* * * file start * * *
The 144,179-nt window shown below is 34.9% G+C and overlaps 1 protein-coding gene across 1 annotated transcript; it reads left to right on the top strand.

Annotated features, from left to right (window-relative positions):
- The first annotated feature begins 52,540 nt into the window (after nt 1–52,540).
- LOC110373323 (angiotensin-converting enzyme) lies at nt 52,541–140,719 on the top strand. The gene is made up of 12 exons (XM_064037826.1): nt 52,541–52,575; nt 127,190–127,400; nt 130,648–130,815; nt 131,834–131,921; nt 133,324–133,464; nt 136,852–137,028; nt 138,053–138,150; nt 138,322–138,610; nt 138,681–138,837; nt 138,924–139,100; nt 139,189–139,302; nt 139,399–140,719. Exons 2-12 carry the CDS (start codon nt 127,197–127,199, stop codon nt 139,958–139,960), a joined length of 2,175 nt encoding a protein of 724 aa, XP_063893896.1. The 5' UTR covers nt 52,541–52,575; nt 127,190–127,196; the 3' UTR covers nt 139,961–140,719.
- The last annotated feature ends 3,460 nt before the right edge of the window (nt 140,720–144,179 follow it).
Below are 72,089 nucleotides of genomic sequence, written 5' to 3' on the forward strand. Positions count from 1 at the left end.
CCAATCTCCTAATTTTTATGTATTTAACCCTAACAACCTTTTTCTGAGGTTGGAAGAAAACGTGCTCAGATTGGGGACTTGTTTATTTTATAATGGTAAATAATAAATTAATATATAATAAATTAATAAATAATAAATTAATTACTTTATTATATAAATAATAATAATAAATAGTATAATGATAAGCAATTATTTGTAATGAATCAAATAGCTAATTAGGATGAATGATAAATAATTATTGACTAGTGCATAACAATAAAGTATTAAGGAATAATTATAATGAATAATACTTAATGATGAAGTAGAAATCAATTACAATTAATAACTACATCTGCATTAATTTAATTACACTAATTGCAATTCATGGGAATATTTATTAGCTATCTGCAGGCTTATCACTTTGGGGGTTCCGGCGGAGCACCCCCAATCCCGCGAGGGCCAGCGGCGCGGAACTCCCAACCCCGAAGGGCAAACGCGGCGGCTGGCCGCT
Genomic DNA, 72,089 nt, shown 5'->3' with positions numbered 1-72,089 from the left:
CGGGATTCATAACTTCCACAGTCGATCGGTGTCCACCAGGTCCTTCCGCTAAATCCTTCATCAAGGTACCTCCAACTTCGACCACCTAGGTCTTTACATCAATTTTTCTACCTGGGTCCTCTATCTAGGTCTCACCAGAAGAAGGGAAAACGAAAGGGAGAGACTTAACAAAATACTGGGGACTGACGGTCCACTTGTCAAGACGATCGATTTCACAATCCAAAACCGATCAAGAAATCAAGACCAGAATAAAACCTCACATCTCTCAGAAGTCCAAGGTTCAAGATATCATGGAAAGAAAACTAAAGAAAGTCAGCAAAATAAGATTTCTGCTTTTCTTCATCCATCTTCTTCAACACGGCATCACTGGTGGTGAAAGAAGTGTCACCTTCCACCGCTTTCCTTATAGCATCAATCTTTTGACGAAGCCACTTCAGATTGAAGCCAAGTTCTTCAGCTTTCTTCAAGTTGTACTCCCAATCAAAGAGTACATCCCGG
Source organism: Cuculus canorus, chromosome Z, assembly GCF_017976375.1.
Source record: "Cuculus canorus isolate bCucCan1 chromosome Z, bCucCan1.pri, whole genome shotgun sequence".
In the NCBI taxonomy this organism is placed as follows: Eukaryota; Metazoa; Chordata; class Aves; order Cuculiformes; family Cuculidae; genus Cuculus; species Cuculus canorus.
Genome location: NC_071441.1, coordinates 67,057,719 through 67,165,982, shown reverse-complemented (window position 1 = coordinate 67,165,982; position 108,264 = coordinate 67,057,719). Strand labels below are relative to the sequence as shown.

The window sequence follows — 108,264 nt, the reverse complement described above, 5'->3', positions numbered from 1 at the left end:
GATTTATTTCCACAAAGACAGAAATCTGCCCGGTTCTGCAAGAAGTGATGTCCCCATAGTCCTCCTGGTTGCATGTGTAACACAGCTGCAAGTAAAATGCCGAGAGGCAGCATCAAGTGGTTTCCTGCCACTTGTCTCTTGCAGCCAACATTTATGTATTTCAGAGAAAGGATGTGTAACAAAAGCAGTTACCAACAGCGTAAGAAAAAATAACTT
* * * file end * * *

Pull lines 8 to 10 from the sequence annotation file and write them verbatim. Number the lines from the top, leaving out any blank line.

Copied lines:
Genomic DNA, 72,089 nt, shown 5'->3' with positions numbered 1-72,089 from the left:
CGGGATTCATAACTTCCACAGTCGATCGGTGTCCACCAGGTCCTTCCGCTAAATCCTTCATCAAGGTACCTCCAACTTCGACCACCTAGGTCTTTACATCAATTTTTCTACCTGGGTCCTCTATCTAGGTCTCACCAGAAGAAGGGAAAACGAAAGGGAGAGACTTAACAAAATACTGGGGACTGACGGTCCACTTGTCAAGACGATCGATTTCACAATCCAAAACCGATCAAGAAATCAAGACCAGAATAAAACCTCACATCTCTCAGAAGTCCAAGGTTCAAGATATCATGGAAAGAAAACTAAAGAAAGTCAGCAAAATAAGATTTCTGCTTTTCTTCATCCATCTTCTTCAACACGGCATCACTGGTGGTGAAAGAAGTGTCACCTTCCACCGCTTTCCTTATAGCATCAATCTTTTGACGAAGCCACTTCAGATTGAAGCCAAGTTCTTCAGCTTTCTTCAAGTTGTACTCCCAATCAAAGAGTACATCCCGG
Source organism: Cuculus canorus, chromosome Z, assembly GCF_017976375.1.